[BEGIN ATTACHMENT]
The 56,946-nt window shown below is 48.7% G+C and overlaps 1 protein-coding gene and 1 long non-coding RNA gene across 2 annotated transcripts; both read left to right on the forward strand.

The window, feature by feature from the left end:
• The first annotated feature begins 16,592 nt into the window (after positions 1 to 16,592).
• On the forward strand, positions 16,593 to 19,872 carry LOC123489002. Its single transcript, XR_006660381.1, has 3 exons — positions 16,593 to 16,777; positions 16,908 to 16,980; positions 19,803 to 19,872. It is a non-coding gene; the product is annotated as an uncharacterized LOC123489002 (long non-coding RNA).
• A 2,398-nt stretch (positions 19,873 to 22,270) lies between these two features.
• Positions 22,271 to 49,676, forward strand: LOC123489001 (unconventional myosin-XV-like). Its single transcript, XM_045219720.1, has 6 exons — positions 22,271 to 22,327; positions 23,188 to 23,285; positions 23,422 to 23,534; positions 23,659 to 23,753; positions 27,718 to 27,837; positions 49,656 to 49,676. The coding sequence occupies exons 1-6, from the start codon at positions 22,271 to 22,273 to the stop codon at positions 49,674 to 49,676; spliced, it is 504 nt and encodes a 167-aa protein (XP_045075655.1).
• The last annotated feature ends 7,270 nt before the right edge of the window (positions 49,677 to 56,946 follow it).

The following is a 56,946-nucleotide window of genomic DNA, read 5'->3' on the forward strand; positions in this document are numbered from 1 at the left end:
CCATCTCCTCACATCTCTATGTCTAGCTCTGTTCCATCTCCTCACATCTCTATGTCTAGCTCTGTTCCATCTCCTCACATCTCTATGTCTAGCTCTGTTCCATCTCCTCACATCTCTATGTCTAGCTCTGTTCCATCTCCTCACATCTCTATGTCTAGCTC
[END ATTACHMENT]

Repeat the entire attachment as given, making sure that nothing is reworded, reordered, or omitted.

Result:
The 56,946-nt window shown below is 48.7% G+C and overlaps 1 protein-coding gene and 1 long non-coding RNA gene across 2 annotated transcripts; both read left to right on the forward strand.

The window, feature by feature from the left end:
• The first annotated feature begins 16,592 nt into the window (after positions 1 to 16,592).
• On the forward strand, positions 16,593 to 19,872 carry LOC123489002. Its single transcript, XR_006660381.1, has 3 exons — positions 16,593 to 16,777; positions 16,908 to 16,980; positions 19,803 to 19,872. It is a non-coding gene; the product is annotated as an uncharacterized LOC123489002 (long non-coding RNA).
• A 2,398-nt stretch (positions 19,873 to 22,270) lies between these two features.
• Positions 22,271 to 49,676, forward strand: LOC123489001 (unconventional myosin-XV-like). Its single transcript, XM_045219720.1, has 6 exons — positions 22,271 to 22,327; positions 23,188 to 23,285; positions 23,422 to 23,534; positions 23,659 to 23,753; positions 27,718 to 27,837; positions 49,656 to 49,676. The coding sequence occupies exons 1-6, from the start codon at positions 22,271 to 22,273 to the stop codon at positions 49,674 to 49,676; spliced, it is 504 nt and encodes a 167-aa protein (XP_045075655.1).
• The last annotated feature ends 7,270 nt before the right edge of the window (positions 49,677 to 56,946 follow it).

The following is a 56,946-nucleotide window of genomic DNA, read 5'->3' on the forward strand; positions in this document are numbered from 1 at the left end:
CCATCTCCTCACATCTCTATGTCTAGCTCTGTTCCATCTCCTCACATCTCTATGTCTAGCTCTGTTCCATCTCCTCACATCTCTATGTCTAGCTCTGTTCCATCTCCTCACATCTCTATGTCTAGCTCTGTTCCATCTCCTCACATCTCTATGTCTAGCTC